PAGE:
Figure 1.  Comparison between a polluted day (left, 21 December 2016) and a clean day (right, 23 December 2016). Photos were taken near the Beijing TV station in the morning between 0700 and 0900 LST.

    Figure 2.  Temporal distributions of (a) PM2.5 concentration (30 min), (b) ozone concentration (1 min), (c) wind vector (30 min), (d) vertical velocity (10 Hz), (e) temperature (10 Hz, dashed line refers to daily average temperature), (f) density of water vapor (10 Hz), (g) stability parameter ${z}/{\rm{L}}$ (1 min), and (h) TKE (1 min) from 6 December 2016 to 8 January 2017. Shaded areas refer to polluted periods and remaining areas correspond to clean periods.

    The measurements of the PM2.5 and turbulence were collected in Beijing (39°59′N, 116°18′E). The instruments (Table 1) were situated at a height of 2.6 m on the top of a building of the School of Physics, Peking University, which extended to 25 m above the surface. The PM2.5 data were collected by using a Thermo-Fisher Sci. Co. Series FH-62-C14 and transformed into 30-min averaged series to remove outliers. The variation of the PM2.5 concentration is shown in Fig. 2a. Wind, temperature, and water vapor fluctuations were logged at 10 Hz by using an IRGASON Integrated CO2/H2O Open-Path Gas Analyzer and 3D Sonic Anemometer (CAMPBELL Co., USA) to analyze the intermittent turbulence, through derivation of the turbulent kinetic energy (TKE) $\overline e = (\overline {u{'^2}} + \overline {v{'^2}} + \overline {w{'^2}})/2$ and the stability parameter ${z}/{\rm{L}} = $$- {{{\rm{\kappa}}\,z\,{\rm{g}}}}\overline {w'\theta '} /\overline \theta u_*^3 $, in which the overline represents the time average; $e$ is the TKE; $u', v', \,\,and \,\,w'$ denote the longitude, lateral, and vertical fluctuations of the wind vector, respectively; $\theta '$ is the temperature fluctuation; ${u_*}$ is friction velocity in the form ${u_*} = {({\overline {u'w'} ^2} + {\overline {v'w'} ^2})^{1/4}}$; $z$ is the observation height; ${\rm{g}}$ is the gravitational acceleration; ${\rm{L}}$ is the Obukhov length, and ${\rm{\kappa }} = 0.4$ is the von Karman constant, based on an averaging time of 1 min.

    TypeManufacturerTechnical parameter
    Continuous ambient fine particle monitorFH-62-C14Thermo-Fisher Sci. Co., USAPM2.5 range: 0–5000 μg m−3;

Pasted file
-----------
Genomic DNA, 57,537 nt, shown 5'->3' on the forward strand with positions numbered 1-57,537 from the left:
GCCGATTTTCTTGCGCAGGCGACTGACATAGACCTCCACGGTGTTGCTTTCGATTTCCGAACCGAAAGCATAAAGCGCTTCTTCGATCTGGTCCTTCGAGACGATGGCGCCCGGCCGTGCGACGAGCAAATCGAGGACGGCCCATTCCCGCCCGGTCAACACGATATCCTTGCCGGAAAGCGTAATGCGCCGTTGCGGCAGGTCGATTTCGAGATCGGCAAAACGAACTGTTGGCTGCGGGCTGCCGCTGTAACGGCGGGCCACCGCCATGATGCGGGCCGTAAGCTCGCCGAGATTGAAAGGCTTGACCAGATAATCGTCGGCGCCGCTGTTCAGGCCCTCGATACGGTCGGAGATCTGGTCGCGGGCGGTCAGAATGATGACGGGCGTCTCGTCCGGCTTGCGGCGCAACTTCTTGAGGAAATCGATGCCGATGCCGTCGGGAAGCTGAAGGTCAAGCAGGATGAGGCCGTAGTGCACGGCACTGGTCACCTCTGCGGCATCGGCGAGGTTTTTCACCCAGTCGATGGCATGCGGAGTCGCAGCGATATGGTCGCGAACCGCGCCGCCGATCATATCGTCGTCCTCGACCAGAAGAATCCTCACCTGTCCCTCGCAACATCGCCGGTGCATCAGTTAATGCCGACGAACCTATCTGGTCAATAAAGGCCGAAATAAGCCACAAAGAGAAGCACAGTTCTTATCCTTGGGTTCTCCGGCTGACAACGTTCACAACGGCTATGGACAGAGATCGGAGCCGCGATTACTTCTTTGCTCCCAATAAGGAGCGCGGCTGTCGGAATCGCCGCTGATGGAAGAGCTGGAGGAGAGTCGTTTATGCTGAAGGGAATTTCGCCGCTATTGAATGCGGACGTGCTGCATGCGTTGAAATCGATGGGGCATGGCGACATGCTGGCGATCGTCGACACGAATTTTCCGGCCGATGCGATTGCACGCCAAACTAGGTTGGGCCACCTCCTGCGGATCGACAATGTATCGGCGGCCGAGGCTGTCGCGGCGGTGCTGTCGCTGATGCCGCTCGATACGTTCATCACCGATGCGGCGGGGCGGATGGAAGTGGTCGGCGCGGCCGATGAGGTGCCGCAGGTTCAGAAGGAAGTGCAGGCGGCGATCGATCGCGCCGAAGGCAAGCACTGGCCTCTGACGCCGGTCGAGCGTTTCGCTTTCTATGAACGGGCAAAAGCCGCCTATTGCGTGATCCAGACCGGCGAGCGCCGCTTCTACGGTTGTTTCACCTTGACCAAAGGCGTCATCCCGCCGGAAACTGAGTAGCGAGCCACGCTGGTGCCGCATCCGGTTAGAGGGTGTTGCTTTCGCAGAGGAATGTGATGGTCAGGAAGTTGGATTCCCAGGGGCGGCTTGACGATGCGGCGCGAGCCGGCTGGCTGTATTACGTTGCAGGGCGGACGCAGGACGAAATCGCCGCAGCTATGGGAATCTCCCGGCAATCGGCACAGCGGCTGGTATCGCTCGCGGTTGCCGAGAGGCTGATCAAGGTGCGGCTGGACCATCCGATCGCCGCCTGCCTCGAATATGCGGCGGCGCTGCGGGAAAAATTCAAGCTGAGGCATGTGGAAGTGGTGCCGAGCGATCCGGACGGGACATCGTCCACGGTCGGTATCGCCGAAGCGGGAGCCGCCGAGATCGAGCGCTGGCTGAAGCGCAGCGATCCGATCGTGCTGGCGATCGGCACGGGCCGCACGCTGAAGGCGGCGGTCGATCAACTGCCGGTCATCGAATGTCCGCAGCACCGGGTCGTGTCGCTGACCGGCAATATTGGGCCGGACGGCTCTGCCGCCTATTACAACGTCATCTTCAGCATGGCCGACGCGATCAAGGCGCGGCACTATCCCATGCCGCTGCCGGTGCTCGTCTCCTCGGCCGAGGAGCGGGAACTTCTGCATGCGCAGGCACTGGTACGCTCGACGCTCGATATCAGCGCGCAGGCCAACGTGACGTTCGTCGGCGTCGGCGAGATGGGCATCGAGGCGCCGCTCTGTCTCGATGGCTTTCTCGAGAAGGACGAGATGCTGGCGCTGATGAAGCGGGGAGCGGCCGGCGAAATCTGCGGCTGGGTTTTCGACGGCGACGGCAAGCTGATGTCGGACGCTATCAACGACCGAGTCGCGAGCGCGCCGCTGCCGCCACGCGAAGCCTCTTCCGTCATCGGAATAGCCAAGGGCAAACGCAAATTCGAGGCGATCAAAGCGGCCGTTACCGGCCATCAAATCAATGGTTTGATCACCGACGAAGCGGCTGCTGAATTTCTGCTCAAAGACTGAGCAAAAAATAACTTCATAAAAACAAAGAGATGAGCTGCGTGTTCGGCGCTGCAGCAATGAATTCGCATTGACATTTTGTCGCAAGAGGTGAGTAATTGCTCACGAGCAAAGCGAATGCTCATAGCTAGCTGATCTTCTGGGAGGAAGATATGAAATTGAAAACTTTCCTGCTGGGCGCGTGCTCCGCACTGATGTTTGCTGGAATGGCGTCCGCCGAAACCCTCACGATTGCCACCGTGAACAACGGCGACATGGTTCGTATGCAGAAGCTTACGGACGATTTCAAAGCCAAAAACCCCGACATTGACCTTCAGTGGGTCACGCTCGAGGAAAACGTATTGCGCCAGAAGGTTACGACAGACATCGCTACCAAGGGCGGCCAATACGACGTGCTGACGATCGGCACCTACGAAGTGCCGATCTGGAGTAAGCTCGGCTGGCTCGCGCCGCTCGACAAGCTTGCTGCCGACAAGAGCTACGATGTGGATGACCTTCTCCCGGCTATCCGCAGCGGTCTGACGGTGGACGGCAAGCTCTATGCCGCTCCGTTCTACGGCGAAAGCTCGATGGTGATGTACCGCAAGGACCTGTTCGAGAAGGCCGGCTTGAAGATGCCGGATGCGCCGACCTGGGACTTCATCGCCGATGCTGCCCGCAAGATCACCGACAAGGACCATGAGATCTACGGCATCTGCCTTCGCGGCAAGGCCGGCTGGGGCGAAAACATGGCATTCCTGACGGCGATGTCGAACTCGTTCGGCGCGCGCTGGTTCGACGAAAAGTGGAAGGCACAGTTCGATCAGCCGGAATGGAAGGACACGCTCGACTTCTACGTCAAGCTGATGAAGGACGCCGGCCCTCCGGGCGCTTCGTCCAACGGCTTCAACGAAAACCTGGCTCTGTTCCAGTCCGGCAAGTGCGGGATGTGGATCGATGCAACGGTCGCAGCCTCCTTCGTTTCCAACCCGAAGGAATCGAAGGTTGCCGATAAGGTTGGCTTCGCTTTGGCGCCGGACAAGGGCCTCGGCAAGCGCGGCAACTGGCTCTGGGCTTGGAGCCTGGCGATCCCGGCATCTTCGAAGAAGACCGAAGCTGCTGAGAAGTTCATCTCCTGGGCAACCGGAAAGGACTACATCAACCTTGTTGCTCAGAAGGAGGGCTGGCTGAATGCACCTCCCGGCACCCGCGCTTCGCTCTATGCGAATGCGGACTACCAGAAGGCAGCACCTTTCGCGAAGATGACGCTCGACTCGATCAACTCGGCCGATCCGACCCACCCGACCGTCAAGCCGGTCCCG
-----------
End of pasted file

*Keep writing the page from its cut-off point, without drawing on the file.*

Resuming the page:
Precision: 2 μg m−3Wind speed range: ± 65.553 m s−1;
    Precision: 1 mm s−1 (ux/uy), 0.5 mm s−1 (uz);
    Accuracy: < ± 8 cm s−1 (ux/uy), < 4 cm s−1 (uz)
    Integrated CO2/H2O Open-Path Gas Analyzer and 3D Sonic AnemometerIRGASONCAMPBELL Co., USATemperature range: −5 to 60°C;
    Precision: 0.025°C;
    Accuracy: ± 0.15°C (0–50°C)H2O range: 0–42 g m−3;
    Precision: 0.0035 g m−3

    Table 1.  Particulars of the instruments used in this study

    Strict quality control was conducted on the data used in this study, including detrending (block average), error flagging, spike detection, and coordinate rotation (double rotation). The observation by an L-band radiosonde radar mounted in southern Beijing was adopted to illustrate the vertical structure of the ABL. During the case period, L-band radiosonde radar was implemented twice a day at 0800 and 2000 LST. The characteristics of the wind field were obtained by using a CFL-16 wind profiler, which captured the 25 levels of wind speed and direction below about 3 km with a vertical resolution of 120 m. For details about the performance of the CFL-16 wind profiler, refer to Table 1 in Miao et al. (2018).

  • The flow in the ABL is highly non-linear and non-stationary and the intermittency in stable conditions complicates the analysis. To quantify the level of turbulent intermittency in the SBL, a recently proposed method named arbitrary-order Hilbert spectral analysis (HSA; Huang et al., 2008) was applied to the vertical velocity in this study. The arbitrary-order HSA is developed from the Hilbert–Huang transform (Huang et al., 1998, 1999), which is local in both the physical domain and the frequency domain, and is data-adaptive without priori assumptions. Thus, the HSA is more favorable for the investigation of intermittent turbulence compared with traditional methods (e.g., Fourier analysis or wavelet transform).